Family protest pending eviction from Karratha LIA
A family living in Karratha’s light industrial area —an area which accommodated “hundreds” of people during the mining boom — has started a petition in protest at being told to leave their property within 28 days, a development that has left other LIA residents concerned they will also be evicted.
Local government authority the City of Karratha has been auditing properties in the LIA since 2016 to review their compliance with planning laws, and while most of the area’s residential properties have been inspected, it is believed the Dolphin family is the first to receive an eviction notice.
Galvins Plumbing employees Candra Matla and Russell Dolphin, who along with their children have been living on the business’ industrial lot as caretakers for almost eight years, said “many” other remaining LIA residents were in properties that did not comply with caretaker dwelling requirements and were worried they would also be asked to leave.
“The consensus (from LIA residents) is that (the City) allowed all these thins to happen... and now they want to revoke on it all because there’s no longer a boom,” Mrs Matla said.
“In the boom it was fine, you could do what you wanted, there was a caravan on every corner, and now that the boom’s done and we went through a downturn they want revoke on it all, and I don’t think that’s okay. And that’s pretty much what I’ve heard from everybody on (the petition), they’re saying they all feel the same.”
The family became caretakers on the Galvins Plumbing lot during the mining boom, first living in a one-bedroom dwelling and later, upon having a second child, in a larger adjacent office converted into a 120sqm two-bedroom home, which the family and property owner David Galvin believe was done with the knowledge of the then-Shire of Roebourne.
They are so far refusing to heed the eviction notice for the latter home, which requires them to leave in 28 days or be fined or $25,000 a day or up to $200,000 , and have so far collected 151 signatures on their petition.
Mrs Matla said the family loved living in the area and did not want to lose their long-term home.
“As far as the kids are concerned, it’s all (youngest daughter) Ebony has ever known — she’s only known this home,” she said.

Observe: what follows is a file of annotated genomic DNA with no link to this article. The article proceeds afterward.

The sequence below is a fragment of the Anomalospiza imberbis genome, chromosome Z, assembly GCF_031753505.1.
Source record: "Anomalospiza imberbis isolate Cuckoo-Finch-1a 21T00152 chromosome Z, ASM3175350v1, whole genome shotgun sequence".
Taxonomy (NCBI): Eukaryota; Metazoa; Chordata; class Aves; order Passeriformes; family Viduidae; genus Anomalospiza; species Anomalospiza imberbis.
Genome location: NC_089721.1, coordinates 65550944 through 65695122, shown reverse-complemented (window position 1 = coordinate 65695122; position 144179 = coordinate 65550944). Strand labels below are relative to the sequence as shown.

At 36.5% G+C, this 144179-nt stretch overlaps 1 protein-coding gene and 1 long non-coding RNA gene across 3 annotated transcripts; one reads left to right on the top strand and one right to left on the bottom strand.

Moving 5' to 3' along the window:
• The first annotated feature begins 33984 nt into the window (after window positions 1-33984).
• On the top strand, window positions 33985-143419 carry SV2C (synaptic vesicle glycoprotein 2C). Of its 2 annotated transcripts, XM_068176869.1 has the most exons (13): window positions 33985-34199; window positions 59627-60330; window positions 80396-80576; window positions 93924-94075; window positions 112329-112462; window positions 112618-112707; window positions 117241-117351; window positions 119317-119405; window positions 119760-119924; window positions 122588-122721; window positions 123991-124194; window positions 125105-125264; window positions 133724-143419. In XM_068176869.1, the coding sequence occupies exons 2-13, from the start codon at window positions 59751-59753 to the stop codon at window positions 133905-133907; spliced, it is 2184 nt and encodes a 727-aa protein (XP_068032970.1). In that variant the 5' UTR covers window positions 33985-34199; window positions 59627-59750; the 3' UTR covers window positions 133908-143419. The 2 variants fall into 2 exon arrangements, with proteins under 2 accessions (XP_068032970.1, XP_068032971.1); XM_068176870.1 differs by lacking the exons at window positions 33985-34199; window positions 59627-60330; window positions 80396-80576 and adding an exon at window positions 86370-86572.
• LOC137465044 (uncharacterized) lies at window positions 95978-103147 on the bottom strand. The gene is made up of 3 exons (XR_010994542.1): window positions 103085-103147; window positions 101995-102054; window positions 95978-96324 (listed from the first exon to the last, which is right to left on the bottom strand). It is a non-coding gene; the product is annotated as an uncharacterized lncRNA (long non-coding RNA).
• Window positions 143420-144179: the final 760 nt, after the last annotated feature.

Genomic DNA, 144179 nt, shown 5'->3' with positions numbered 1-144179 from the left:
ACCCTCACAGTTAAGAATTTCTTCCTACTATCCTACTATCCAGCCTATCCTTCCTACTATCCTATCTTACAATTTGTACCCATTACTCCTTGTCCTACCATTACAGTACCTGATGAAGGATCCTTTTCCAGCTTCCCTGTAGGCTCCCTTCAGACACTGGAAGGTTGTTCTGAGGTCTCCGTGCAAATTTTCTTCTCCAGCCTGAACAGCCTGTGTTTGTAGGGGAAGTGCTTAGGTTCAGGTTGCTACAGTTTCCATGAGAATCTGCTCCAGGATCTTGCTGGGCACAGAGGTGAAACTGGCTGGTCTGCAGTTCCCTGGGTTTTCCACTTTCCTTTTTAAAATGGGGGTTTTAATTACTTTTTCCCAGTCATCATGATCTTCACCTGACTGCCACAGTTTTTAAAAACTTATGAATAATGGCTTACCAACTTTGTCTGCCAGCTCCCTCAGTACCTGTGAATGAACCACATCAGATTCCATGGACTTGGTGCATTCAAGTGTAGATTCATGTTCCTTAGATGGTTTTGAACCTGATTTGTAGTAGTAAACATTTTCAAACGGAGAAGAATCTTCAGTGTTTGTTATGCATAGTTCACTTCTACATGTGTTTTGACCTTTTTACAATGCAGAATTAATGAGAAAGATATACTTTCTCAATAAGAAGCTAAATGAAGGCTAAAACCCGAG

“We don’t have other family in town so we literally have nowhere else to go, and not within 28 days.”
City of Karratha Mayor Peter Long said under City and State Government planning regulations, residents were not permitted to live in industrial zone areas other than in compliant caretaker dwellings, including during the mining boom.
“If people have built any kind of residential dwelling other than a compliant caretaker’s dwelling in the LIA in the past for the purposes of living in, then those buildings either haven’t been approved or have been approved for different purposes,” he said.
Cr Long said the City was working with property owners to address non-compliance issues in the LIA and “in many cases” had helped them obtain retrospective approvals “where appropriate”.
He said costs associated with becoming compliant must be paid by the relevant property owners, not the City.
According to City planning regulations, only one 100sqm, single-bedroom caretaker dwelling is permitted per lot in the industrial area.
Mr Galvin, who owns Galvins Plumbing, said he supported the family’s bid to stay and was concerned about what they would do if they had to leave.
“We’re just asking (the City) to be fair. We are not doing anything wrong with the property and there’s a family there who have been there a long time,” he said.
The City was unable to provide information on the number of residents in the LIA, but it is believed to be at least 30-40 and possibly significantly more.
LIA resident and RGR Road Haulage employee Rodney Trouchet said he was concerned the Dolphin family’s predicament could create a precedent for other residents to be evicted.
“I just think it’s unfair that when it was a Shire they got approval to do it, and now it’s become a City and changed hands they’ve been asked to leave,” he said.
“It’s sad for someone who has been here for so long. It’s not the right thing to do, I don’t think.”
North West Tree Services owner Noel Wright, a long-term LIA home owner, said while he supported the City’s push for better compliance, the move could have significant costs for business owners and needed to be handled carefully.
The Dolphin family plans to submit the petition to the City council and State Parliament in coming weeks.
Get the latest news from thewest.com.au in your inbox.
Sign up for our emails